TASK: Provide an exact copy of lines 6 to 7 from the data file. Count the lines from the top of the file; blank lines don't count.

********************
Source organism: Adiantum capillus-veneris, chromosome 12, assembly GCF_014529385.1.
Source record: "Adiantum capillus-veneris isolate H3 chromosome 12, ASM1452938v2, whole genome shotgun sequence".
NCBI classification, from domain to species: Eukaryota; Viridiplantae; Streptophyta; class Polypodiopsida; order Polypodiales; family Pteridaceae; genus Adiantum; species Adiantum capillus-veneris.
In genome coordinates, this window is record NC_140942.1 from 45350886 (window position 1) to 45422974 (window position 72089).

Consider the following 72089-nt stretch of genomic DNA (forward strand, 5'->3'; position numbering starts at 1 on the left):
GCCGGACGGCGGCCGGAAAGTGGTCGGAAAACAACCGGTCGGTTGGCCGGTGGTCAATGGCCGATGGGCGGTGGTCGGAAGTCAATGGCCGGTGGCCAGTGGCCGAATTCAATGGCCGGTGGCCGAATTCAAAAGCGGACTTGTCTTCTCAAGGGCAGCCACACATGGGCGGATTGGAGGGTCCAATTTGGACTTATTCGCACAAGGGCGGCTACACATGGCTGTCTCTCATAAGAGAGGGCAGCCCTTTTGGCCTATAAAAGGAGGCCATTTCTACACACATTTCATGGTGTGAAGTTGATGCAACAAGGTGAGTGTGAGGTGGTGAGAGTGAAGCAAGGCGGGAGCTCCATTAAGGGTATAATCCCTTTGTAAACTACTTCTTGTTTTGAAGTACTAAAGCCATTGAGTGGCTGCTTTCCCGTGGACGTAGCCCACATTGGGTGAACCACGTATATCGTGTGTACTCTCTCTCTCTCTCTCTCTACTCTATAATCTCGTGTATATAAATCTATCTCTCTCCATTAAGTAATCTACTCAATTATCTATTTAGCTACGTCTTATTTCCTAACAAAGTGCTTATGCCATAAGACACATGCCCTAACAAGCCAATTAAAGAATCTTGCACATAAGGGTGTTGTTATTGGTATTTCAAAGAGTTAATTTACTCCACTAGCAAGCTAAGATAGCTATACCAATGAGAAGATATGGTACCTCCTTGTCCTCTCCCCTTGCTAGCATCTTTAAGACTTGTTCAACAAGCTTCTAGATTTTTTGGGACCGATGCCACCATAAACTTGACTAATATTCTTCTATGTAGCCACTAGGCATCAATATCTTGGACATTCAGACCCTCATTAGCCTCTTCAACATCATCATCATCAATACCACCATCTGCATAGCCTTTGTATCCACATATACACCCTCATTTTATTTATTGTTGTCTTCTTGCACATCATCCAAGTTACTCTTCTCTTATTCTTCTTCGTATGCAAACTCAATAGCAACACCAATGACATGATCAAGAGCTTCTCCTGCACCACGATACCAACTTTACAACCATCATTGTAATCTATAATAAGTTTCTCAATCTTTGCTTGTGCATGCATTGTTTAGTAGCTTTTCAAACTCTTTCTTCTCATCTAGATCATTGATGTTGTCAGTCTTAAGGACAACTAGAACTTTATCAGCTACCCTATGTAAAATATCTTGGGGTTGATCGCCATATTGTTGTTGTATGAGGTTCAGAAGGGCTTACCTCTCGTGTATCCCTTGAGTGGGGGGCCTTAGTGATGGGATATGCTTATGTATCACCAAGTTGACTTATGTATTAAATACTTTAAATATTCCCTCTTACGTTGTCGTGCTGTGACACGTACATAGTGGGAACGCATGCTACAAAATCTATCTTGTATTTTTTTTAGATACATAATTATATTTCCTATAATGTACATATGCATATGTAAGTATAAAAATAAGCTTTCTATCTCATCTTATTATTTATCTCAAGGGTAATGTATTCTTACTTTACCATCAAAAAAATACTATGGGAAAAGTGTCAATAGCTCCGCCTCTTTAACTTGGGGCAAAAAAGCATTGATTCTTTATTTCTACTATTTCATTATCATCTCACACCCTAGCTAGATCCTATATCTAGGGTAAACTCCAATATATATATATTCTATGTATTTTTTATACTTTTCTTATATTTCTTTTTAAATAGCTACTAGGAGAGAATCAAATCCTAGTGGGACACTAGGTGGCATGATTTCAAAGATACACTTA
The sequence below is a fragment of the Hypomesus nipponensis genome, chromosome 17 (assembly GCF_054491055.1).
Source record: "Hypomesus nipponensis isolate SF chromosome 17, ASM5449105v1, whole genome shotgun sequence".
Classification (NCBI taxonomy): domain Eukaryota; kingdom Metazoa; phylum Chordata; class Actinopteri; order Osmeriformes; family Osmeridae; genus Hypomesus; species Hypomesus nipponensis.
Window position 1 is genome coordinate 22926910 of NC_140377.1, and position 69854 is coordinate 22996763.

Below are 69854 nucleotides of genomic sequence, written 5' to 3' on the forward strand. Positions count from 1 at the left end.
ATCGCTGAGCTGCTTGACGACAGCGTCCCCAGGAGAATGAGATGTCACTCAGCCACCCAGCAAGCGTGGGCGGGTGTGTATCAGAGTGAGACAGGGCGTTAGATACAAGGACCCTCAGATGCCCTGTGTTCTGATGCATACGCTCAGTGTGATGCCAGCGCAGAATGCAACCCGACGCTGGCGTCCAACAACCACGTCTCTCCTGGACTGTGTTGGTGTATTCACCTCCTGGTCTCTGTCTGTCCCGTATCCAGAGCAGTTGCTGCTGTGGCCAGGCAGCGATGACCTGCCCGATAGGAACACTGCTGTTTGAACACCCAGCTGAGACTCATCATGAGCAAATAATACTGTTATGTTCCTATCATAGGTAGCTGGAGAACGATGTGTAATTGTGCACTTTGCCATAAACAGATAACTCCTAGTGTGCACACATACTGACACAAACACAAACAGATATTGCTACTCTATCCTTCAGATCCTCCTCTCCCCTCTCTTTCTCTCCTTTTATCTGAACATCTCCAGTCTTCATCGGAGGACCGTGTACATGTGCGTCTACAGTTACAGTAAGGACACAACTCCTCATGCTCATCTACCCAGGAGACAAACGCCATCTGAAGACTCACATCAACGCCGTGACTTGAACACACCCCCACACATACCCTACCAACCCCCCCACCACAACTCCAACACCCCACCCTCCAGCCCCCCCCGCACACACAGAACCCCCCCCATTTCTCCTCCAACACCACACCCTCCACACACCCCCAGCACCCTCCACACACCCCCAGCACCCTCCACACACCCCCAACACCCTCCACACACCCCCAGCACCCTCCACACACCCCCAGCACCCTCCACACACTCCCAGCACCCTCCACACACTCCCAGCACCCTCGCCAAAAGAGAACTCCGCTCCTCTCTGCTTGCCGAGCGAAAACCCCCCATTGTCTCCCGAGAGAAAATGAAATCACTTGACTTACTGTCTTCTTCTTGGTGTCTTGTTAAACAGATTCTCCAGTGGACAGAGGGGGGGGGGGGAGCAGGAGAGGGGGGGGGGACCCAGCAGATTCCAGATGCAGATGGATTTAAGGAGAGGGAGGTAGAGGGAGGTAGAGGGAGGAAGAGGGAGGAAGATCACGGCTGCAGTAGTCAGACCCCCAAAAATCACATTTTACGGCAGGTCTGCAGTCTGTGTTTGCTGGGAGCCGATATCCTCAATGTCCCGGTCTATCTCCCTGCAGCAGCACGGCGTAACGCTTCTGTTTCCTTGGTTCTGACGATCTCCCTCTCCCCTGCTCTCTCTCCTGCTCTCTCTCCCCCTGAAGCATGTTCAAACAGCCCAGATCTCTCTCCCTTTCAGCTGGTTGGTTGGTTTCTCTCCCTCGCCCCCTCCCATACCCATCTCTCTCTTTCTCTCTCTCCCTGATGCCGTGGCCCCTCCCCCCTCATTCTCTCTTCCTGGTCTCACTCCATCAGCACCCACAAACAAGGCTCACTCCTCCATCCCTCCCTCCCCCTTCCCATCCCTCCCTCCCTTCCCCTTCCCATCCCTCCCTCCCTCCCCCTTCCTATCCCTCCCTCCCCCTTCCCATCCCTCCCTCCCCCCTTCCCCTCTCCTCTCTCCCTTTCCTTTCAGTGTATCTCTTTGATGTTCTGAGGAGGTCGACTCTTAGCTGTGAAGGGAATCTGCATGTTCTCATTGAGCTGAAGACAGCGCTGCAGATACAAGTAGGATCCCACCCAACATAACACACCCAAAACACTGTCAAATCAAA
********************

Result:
GCCGGACGGCGGCCGGAAAGTGGTCGGAAAACAACCGGTCGGTTGGCCGGTGGTCAATGGCCGATGGGCGGTGGTCGGAAGTCAATGGCCGGTGGCCAGTGGCCGAATTCAATGGCCGGTGGCCGAATTCAAAAGCGGACTTGTCTTCTCAAGGGCAGCCACACATGGGCGGATTGGAGGGTCCAATTTGGACTTATTCGCACAAGGGCGGCTACACATGGCTGTCTCTCATAAGAGAGGGCAGCCCTTTTGGCCTATAAAAGGAGGCCATTTCTACACACATTTCATGGTGTGAAGTTGATGCAACAAGGTGAGTGTGAGGTGGTGAGAGTGAAGCAAGGCGGGAGCTCCATTAAGGGTATAATCCCTTTGTAAACTACTTCTTGTTTTGAAGTACTAAAGCCATTGAGTGGCTGCTTTCCCGTGGACGTAGCCCACATTGGGTGAACCACGTATATCGTGTGTACTCTCTCTCTCTCTCTCTCTACTCTATAATCTCGTGTATATAAATCTATCTCTCTCCATTAAGTAATCTACTCAATTATCTATTTAGCTACGTCTTATTTCCTAACAAAGTGCTTATGCCATAAGACACATGCCCTAACAAGCCAATTAAAGAATCTTGCACATAAGGGTGTTGTTATTGGTATTTCAAAGAGTTAATTTACTCCACTAGCAAGCTAAGATAGCTATACCAATGAGAAGATATGGTACCTCCTTGTCCTCTCCCCTTGCTAGCATCTTTAAGACTTGTTCAACAAGCTTCTAGATTTTTTGGGACCGATGCCACCATAAACTTGACTAATATTCTTCTATGTAGCCACTAGGCATCAATATCTTGGACATTCAGACCCTCATTAGCCTCTTCAACATCATCATCATCAATACCACCATCTGCATAGCCTTTGTATCCACATATACACCCTCATTTTATTTATTGTTGTCTTCTTGCACATCATCCAAGTTACTCTTCTCTTATTCTTCTTCGTATGCAAACTCAATAGCAACACCAATGACATGATCAAGAGCTTCTCCTGCACCACGATACCAACTTTACAACCATCATTGTAATCTATAATAAGTTTCTCAATCTTTGCTTGTGCATGCATTGTTTAGTAGCTTTTCAAACTCTTTCTTCTCATCTAGATCATTGATGTTGTCAGTCTTAAGGACAACTAGAACTTTATCAGCTACCCTATGTAAAATATCTTGGGGTTGATCGCCATATTGTTGTTGTATGAGGTTCAGAAGGGCTTACCTCTCGTGTATCCCTTGAGTGGGGGGCCTTAGTGATGGGATATGCTTATGTATCACCAAGTTGACTTATGTATTAAATACTTTAAATATTCCCTCTTACGTTGTCGTGCTGTGACACGTACATAGTGGGAACGCATGCTACAAAATCTATCTTGTATTTTTTTTAGATACATAATTATATTTCCTATAATGTACATATGCATATGTAAGTATAAAAATAAGCTTTCTATCTCATCTTATTATTTATCTCAAGGGTAATGTATTCTTACTTTACCATCAAAAAAATACTATGGGAAAAGTGTCAATAGCTCCGCCTCTTTAACTTGGGGCAAAAAAGCATTGATTCTTTATTTCTACTATTTCATTATCATCTCACACCCTAGCTAGATCCTATATCTAGGGTAAACTCCAATATATATATATTCTATGTATTTTTTATACTTTTCTTATATTTCTTTTTAAATAGCTACTAGGAGAGAATCAAATCCTAGTGGGACACTAGGTGGCATGATTTCAAAGATACACTTA
The sequence below is a fragment of the Hypomesus nipponensis genome, chromosome 17 (assembly GCF_054491055.1).